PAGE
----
Finding Blue

Suurjärv (Kurtna jv)

 

Another 37, Day 8

Finding Blue

One day while walking by the lake on her daily visit to her pile of interesting stones, Alycia found blue. It was just sitting there, lying next to the withered log, under the shade of the large willow tree. Except it wasn’t shaded. Alycia saw that even before she realized what she was looking at. Everything else around was darkened by the shadow cast by the tree in the early morning, when the sun was low to the ground and the willow stretched its umbrous fingers far along the lakebed. Everything was darkened except a patch of blue. It made her so curious that she walked right past her stones to investigate. They would still be there when she got back.

As she approached she realized what it was. A patch of blue. Not a patch of something that was blue. Just blue. All by itself, next to her lake, near her stones, unaffected by the shade of her willow tree. She bent down to have a closer look. It didn’t help. She laughed at her own silliness. Of course it didn’t help. You can’t get a closer look at a color, for the same reason you can’t shade a color. If you shade a color that just makes it a different color. It would be like shading a horse and turning it into a mongoose. And to be able to look closer at something it has to have dips and bends and squiggles. Texture. Colors don’t have texture. They just have color.

She dipped her finger into it without hesitation. She didn’t know what would happen but she knew it wouldn’t be bad. Colors can’t hurt you. To her surprise a bit of the blue stuck to her finger as she pulled it away. More than she would have thought. More than her tiny finger with its sparkly lavender nail polish could hold. A whole glob of blue came up with her, or it would have done if blue could glob. Which of course it can’t. But the patch of blue that stuck to her finger was the same size as the patch of blue still on the dirt. She tried to think of a word for the size and shape, and this is what she came up with: blue.

Alycia put her finger in her mouth to see what it tasted like. At this point she wasn’t surprised that it didn’t taste like blue raspberry. She had never thought it would taste like raspberry, but she knew that her sister Candice would say that blue raspberry is what blue should taste like. Even though that was ridiculous. Candice didn’t get things like this, and that’s why Alycia didn’t show her the pile of stones. But she was very good at painting nails.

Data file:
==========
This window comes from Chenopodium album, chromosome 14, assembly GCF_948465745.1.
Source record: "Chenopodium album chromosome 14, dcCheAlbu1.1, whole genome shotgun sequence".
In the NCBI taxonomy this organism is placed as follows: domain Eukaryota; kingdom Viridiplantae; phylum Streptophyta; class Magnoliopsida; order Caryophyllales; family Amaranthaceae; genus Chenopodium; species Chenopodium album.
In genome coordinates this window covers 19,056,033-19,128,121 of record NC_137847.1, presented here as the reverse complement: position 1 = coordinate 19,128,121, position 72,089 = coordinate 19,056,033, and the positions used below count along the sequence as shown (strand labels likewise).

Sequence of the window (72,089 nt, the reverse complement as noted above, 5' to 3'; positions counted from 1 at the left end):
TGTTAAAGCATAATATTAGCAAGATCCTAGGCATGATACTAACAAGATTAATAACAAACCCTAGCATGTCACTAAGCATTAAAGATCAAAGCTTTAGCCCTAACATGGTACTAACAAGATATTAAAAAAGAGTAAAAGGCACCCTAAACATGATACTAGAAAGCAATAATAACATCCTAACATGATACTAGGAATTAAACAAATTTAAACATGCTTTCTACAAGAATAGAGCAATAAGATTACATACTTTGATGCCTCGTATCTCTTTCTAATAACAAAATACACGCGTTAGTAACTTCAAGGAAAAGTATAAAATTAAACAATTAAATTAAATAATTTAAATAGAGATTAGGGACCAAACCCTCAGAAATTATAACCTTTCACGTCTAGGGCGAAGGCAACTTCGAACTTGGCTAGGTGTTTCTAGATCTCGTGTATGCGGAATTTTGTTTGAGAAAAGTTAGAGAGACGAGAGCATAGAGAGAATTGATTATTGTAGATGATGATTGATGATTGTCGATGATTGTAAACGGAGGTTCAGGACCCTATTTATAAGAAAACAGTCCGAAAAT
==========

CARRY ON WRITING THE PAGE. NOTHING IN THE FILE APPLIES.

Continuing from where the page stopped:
No, the blue tasted like blue. That was no surprise. What surprise Alycia was that she had tasted it before. Many, many times. In and around and through other flavors, other tastes. It was in the flavor of water when she drank it right after eating a spoonful of ice cream and it cleared her mouth out and made it feel clean. It was underneath the taste of a ripe honey mango, below the bit that tasted like peach if peach tasted a little bit like grapefruit.

And it was in other sensations, too, which she hadn’t realized had flavors until this moment. The way her heart hurt in a good when she watch the fog on the lake on a cold morning. Or the mix of joy and desperation she felt when she neared the end of a really good book and knew she could only see her new friends find their resolution if she also let them go. And she tasted blue the day that her mom shooker her gently out of sleep one morning to tell her that she was leaving and she didn’t know if she was going to come back, and that Alycia should tell her sister and her dad when they woke up.

Alycia shivered. It was cold, this morning. It was always cold this early, but it was colder than usual. Alycia knew that the chill couldn’t hurt her because she had nowhere to be. She had the whole day to herself. She could walk by the lake, she could count her stones or follow the lake to the stream that glowed with pearlescent light when the sun was high above and look for more stones to add to the pile. The cold couldn’t hurt her because she chose it. Just like the lake wouldn’t make her wet unless she dived in. She could walk back to the cabin and cuddle under her fuzzy blanket or ask her father to start a fire.

But sometimes she couldn’t avoid the cold. One time the power went out for three days during winter in their house back in the city, and even burying herself in three blankets and holding Panther tight against her body wasn’t enough to keep her warm. And sometimes there was too much blue in her chest because her vicarious adventures in the Valley of Neversong were over, and even if she read the book again it would never be the same. And sometimes she couldn’t get warm because she didn’t know why mommy would say that, and she didn’t know why her eyes were so sad even though she and dad didn’t fight nearly so much anymore and everything seemed to be getting better.

She took the blue out of her mouth, but the taste lingered. She looked at the patch on the ground. She didn’t know why it was there or where it had come from, but she didn’t really wonder. What was the point? She wanted to walk back to her stones. To walk away and stop looking at and thinking about this strange patch of blue. But she didn’t. She would stay just a little bit longer.

Because blue was there. It was always there and it was sad and it was beautiful and even though she didn’t like grapefruit the mango wouldn’t taste the same without it. It would just taste like peaches, and the world would be very bland if there was only peaches to eat for breakfast. And she would never know how sublime was the warmth of the fire, with her fuzzy blanket over her head and her kitty nestled up on her chest, if she didn’t didn’t remember what it felt like to be cold.

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